“Be honest, be nice, be a flower not a weed.”
How many times in your life have you been told to “be nice”? If you’re a woman, probably too many to count. How many of those times happened immediately after you expressed your honest opinion about something? I’m betting quite a few. And how many of those times was it you telling you to be nice??
So what’s going on here? Why, when we’re honest, is it automatically perceived as not being nice? We can’t be both? Really?? We can talk to a magic box in our house and make paper towels/groceries/himalayan salt lamps appear at our door within hours, we can teach the friendly voice in our phone to pronounce our name correctly, we can buy a trip to space! But we can’t be honest without being mean? Something about this doesn’t add up.
Maybe part of the problem is the unfortunate and frequent pairing of the word “brutally” with the word “honest”. Must we be brutal in order to be honest? Surely not. There must be some way we can stand up for and express ourselves without destroying all our relationships in a swirling tornado of cruelty.
Of course, there is some value in being “nice”. Humans are inherently social creatures. Our desire to be liked and accepted runs deep, and considering other people’s feelings is an essential part of that. As such, there are times when honesty really is not the best policy. For example, when your best friend proudly presents her newborn baby … and you can’t believe how much that little bundle of joy resembles a very tiny, very red Steve Buscemi. Isn’t she just the cutest??? Pretty sure being honest in this scenario officially makes you a bonafide, card-carrying monster.
But what about the rest of the time? If we’re constantly worried about being nice, being liked can become more important than respecting ourselves. When that happens, it can be easy to forget we have the right to like what we like, dislike what we don’t, get what we pay for, and be treated the way we deserve. We owe it to ourselves to protect those rights. Likewise, when it has the potential to serve the people we interact with, we owe it to them to speak up when something isn’t quite right. For instance, telling your massage therapist that you loved your treatment when truthfully you ground your teeth down to little stumps trying to endure pressure that could turn coal into a diamond doesn’t help either of you. You paid for a service that you weren’t satisfied with, and she misses the opportunity to learn that digging her bony elbow aggressively into your spine for 90 consecutive minutes doesn’t qualify as “gentle” pressure. She goes on to torture another client, she misses out on any repeat or referral business from you, and you leave feeling like you wasted your time and money. Lose-lose-lose.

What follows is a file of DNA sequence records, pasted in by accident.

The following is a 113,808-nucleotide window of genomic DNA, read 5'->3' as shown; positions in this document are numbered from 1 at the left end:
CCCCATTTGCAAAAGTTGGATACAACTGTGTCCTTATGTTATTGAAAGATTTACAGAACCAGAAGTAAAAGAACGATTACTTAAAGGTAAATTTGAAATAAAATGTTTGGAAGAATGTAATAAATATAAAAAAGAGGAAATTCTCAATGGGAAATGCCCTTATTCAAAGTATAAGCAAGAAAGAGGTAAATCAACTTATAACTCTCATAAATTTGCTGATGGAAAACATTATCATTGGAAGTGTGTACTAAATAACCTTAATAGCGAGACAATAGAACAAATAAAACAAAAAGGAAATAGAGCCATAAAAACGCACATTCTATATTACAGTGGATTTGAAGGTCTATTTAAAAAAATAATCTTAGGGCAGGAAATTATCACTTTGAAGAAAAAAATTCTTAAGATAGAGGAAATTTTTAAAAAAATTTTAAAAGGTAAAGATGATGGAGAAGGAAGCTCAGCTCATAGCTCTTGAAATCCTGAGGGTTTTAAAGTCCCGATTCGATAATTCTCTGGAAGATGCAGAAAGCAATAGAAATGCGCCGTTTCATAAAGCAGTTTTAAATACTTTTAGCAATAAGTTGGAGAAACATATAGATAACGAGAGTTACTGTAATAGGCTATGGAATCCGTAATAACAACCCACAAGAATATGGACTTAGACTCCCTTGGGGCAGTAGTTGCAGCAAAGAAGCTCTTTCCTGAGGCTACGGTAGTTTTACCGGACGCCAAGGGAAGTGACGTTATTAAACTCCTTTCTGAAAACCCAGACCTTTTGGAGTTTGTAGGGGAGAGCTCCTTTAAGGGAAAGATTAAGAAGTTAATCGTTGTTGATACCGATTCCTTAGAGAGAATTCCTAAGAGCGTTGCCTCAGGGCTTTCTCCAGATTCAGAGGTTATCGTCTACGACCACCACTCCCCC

Like so many things in life, the key here is balance. We need to find the enchanted middle ground between putting the brutal in brutally honest and suppressing our opinions to the point of becoming robots programmed to always smile and agree. Think of it this way: instead of telling your new mommy friend you’ve never seen a more beautiful child in all of creation, you tell her how sweet the baby smells, or how irresistible you find those little toes. Honest and nice! Everybody wins.
Think you could use more honesty in your life? Start here …
Be honest with yourself. What is true for you in this situation?
Would it help you and/or your hairstylist/mother-in-law/scuba instructor if you were honest? Repeat after me: if the answer is no, let it go. Consider your intention - use honesty as a tool, not a weapon.
Be kind. If the answer to #2 is YES, then boldly go forth and speak your truth! Just remember to be polite and compassionate in your delivery.
Stick to the facts. The truth will sting less and be more helpful if you leave any drama/blame/name-calling out of it — “I asked you to cut two inches, but it looks like you cut closer to nine. How can I communicate my wishes more clearly going forward?” is easier to swallow than “What have you done?! I’m hideous! My life is ruined because you’re a terrible, awful no-talent fraud of a hairstylist!”.
With a little tact, the truth really doesn’t have to hurt. Isn’t that nice?